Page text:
Not to stare excessively at a rainbow:
It is forbidden for one to stare excessively at a rainbow. [However, it is permitted to look at it without an intense stare or prolonged contemplation. The rainbow corresponds to the Shechina, and hence one who looks at it is considered to be looking at the Shechina. The Talmud states that one who looks at it excessively is considered to not care for the honor of His Maker, and it is thus befitting for him to not have come into the world. Likewise, one who does so causes his eyesight to weaken. The Zohar states that there are Kelipos which surround the rainbow and try to darken its light, thus explaining another reason for why it should not be looked it.]
Not to tell others of the rainbow: One who sees a rainbow is not to inform others of it, as doing so is considered slander. [If one was informed of its presence, he has no obligation to go see it in order to recite the blessing.]
Q&A on the staring
May one take a picture of a rainbow?
Seemingly, one is to avoid taking a picture of a rainbow, as it is equal to staring at it for the sake of study, which is forbidden to be done. Likewise, publicizing the picture is no different than the warning brought above against telling others. Vetzaruch Iyun.
Is one to avoid staring at the reflection of a rainbow seen within water?
Some write that one is to avoid doing so.
The message of the rainbow:
The purpose of the rainbow is to arouse Divine mercy upon the world and grant us protection. The Zohar states that when the rainbow is seen, it is a sign that the Reshaim have reached the point of needing destruction, and our forefathers then Daven on their behalf to save them.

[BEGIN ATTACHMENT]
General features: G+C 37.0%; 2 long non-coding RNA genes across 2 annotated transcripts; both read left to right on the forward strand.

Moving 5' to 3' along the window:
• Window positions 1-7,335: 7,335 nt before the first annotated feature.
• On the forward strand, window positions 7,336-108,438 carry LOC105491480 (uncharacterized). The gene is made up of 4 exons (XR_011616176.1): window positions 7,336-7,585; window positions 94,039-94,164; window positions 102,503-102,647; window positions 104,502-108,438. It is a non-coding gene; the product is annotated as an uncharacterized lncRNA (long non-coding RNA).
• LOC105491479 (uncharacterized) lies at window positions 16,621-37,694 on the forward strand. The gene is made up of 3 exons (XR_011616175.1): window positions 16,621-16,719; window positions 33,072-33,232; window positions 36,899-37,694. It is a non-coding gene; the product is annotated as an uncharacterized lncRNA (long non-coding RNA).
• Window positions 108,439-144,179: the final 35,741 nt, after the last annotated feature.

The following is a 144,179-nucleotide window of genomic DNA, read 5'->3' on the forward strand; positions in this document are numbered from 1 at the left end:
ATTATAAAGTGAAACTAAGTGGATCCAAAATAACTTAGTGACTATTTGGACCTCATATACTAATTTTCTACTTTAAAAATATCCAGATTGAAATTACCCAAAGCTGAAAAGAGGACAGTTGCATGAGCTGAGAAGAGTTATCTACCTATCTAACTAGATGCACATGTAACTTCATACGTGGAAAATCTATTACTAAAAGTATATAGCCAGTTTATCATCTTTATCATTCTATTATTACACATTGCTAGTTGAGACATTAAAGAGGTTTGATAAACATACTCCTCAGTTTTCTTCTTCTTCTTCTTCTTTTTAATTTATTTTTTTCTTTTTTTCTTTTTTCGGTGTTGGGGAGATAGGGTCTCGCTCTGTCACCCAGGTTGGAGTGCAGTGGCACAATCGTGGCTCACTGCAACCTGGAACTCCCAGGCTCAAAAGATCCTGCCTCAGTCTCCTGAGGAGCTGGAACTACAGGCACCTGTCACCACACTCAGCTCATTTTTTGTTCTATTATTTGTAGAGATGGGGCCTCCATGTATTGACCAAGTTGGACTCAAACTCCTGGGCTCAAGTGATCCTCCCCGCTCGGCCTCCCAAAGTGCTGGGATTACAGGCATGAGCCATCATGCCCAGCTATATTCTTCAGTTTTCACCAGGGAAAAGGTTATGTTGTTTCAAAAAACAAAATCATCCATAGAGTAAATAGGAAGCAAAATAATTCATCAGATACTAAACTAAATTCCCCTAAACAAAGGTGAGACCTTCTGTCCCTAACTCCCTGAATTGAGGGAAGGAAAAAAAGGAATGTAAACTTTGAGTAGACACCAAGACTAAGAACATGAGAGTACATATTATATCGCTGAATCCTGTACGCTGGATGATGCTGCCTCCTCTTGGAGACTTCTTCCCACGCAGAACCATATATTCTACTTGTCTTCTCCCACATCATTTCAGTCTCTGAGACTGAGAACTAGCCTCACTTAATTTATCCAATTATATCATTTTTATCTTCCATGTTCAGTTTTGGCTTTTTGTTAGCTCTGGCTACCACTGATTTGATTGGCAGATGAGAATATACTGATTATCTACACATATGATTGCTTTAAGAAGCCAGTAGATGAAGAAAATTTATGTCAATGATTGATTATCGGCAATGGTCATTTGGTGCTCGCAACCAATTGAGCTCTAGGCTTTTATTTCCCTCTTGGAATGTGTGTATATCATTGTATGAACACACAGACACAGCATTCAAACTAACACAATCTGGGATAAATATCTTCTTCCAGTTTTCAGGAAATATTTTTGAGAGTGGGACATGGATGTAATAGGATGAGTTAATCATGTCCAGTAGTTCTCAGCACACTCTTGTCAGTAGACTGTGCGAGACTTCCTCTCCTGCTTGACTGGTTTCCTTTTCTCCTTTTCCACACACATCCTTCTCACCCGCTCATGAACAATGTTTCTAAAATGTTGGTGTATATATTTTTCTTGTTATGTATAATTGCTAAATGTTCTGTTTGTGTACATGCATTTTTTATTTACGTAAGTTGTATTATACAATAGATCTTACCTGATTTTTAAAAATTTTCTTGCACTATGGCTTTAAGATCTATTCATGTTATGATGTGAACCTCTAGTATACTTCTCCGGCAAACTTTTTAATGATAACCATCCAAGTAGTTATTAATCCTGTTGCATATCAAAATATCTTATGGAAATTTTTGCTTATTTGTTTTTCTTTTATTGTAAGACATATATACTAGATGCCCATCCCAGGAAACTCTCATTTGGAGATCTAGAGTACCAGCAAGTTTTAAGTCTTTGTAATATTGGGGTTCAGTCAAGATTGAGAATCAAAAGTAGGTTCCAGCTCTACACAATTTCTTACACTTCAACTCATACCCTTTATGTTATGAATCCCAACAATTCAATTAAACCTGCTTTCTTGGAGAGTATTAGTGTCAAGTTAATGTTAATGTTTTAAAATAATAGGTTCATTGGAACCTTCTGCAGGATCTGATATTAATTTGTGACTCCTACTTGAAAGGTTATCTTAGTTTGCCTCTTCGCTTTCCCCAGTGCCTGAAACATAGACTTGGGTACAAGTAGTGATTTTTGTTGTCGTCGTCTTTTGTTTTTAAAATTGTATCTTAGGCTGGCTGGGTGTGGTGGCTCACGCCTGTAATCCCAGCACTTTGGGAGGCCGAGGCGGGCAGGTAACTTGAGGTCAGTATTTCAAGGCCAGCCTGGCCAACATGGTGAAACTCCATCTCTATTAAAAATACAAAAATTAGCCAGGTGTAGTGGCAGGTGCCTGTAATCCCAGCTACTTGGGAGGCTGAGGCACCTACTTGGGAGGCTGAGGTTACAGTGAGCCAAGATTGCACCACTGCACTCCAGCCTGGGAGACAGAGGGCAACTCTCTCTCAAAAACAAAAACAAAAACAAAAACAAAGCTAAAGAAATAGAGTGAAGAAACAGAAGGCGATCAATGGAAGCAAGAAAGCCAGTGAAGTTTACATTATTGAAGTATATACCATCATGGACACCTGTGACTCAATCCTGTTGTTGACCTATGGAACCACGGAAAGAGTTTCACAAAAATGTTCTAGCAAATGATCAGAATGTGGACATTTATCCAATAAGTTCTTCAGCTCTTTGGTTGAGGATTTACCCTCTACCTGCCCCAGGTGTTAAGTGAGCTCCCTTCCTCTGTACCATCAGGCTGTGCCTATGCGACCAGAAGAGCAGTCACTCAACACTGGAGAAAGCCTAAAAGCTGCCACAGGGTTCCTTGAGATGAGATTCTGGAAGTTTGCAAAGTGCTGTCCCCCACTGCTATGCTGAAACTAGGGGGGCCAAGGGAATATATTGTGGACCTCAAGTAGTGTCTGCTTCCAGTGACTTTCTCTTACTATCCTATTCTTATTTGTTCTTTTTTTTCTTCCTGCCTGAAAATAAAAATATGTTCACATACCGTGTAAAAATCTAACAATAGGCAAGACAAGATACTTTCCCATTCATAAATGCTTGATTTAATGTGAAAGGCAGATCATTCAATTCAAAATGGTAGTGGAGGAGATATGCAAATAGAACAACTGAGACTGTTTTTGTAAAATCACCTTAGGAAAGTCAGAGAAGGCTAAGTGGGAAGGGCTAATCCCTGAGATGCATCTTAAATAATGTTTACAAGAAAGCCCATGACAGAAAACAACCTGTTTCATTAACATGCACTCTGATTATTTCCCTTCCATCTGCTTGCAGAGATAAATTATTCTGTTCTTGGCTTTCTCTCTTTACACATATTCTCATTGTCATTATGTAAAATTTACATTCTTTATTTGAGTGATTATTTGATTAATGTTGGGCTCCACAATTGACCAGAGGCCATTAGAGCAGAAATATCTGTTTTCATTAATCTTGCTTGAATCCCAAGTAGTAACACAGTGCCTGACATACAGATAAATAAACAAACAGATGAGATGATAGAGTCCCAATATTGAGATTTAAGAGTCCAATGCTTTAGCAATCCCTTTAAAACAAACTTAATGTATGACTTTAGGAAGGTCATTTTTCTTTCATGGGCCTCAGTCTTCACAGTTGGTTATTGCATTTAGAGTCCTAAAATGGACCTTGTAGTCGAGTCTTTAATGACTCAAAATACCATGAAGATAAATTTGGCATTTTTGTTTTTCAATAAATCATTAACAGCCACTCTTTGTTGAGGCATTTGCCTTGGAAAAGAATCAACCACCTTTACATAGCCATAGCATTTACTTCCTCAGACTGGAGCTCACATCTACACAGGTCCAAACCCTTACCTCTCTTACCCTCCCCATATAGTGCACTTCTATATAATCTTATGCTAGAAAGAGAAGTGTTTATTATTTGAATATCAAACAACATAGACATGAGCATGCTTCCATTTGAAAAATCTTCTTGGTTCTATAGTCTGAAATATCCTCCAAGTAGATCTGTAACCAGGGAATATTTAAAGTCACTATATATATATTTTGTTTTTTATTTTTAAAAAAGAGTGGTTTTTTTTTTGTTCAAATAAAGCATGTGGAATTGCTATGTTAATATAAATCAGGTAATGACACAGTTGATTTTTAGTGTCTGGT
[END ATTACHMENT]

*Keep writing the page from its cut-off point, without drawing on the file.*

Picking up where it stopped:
How can the rainbow serve as a message from G-d if it is embedded within nature?
Several answers have been offered by the Mefarshim:
1. There are two types of rainbows, one being the natural rainbow and the second being the rainbow which Hashem placed as a sign for the covenant.
2. Hashem could arrange for it to rain only at night, hence causing the rainbow to never be seen.
3. Hashem to begin with planted the rainbow within nature because he was aware of the covenant that he would make.
 Michaber 229:1; Chagiga 16a as explains Rosh and Tur
 Beis Yosef 229 in name of Rosh “The prohibition is only to stare as one who stares focuses on all the details in a much greater fashion than one who simply looks”; Biur Hagr”a “One must see it in order to say the blessing and Lashon Histaklus means with great contemplation”; Machatzis Hashekel 229:1; Olas Tamid 229:1; Kaf Hachaim 229:5
 Zohar Beshalach 66b
 Rebbe Aba in Chagigah ibid; Machatzis Hashekel ibid
 M”A 229:2; Chagigah 16a [see Machatzis Hashekel ibid and P”M 229 A”A 2 who replace the word Shlah in M”A ibid]; Olas Tamid 229:1; M”B 229:5; Kaf Hachaim 229:5
 Tikkunei Zohar Tikkun 18 p. 36b
 Chayeh Adam 63; Pischeiy Teshuvah; M”B 229:1; Kaf Hachaim 229:1
 Makor Chaim Kitzur Halachos 229; Piskeiy Teshuvos 229:3
 Yalkut Hagershoni 229:2; Ruach Chaim 229; Piskeiy Teshuvos 229:2
 See Piskeiy Teshuvos 229:2 footnote 9
 Rav Yonason Eibashitz in Yearos Devash 1 Derush 12
 Shlah Parshas Noach in name of Rama
 Shlah Parshas Noach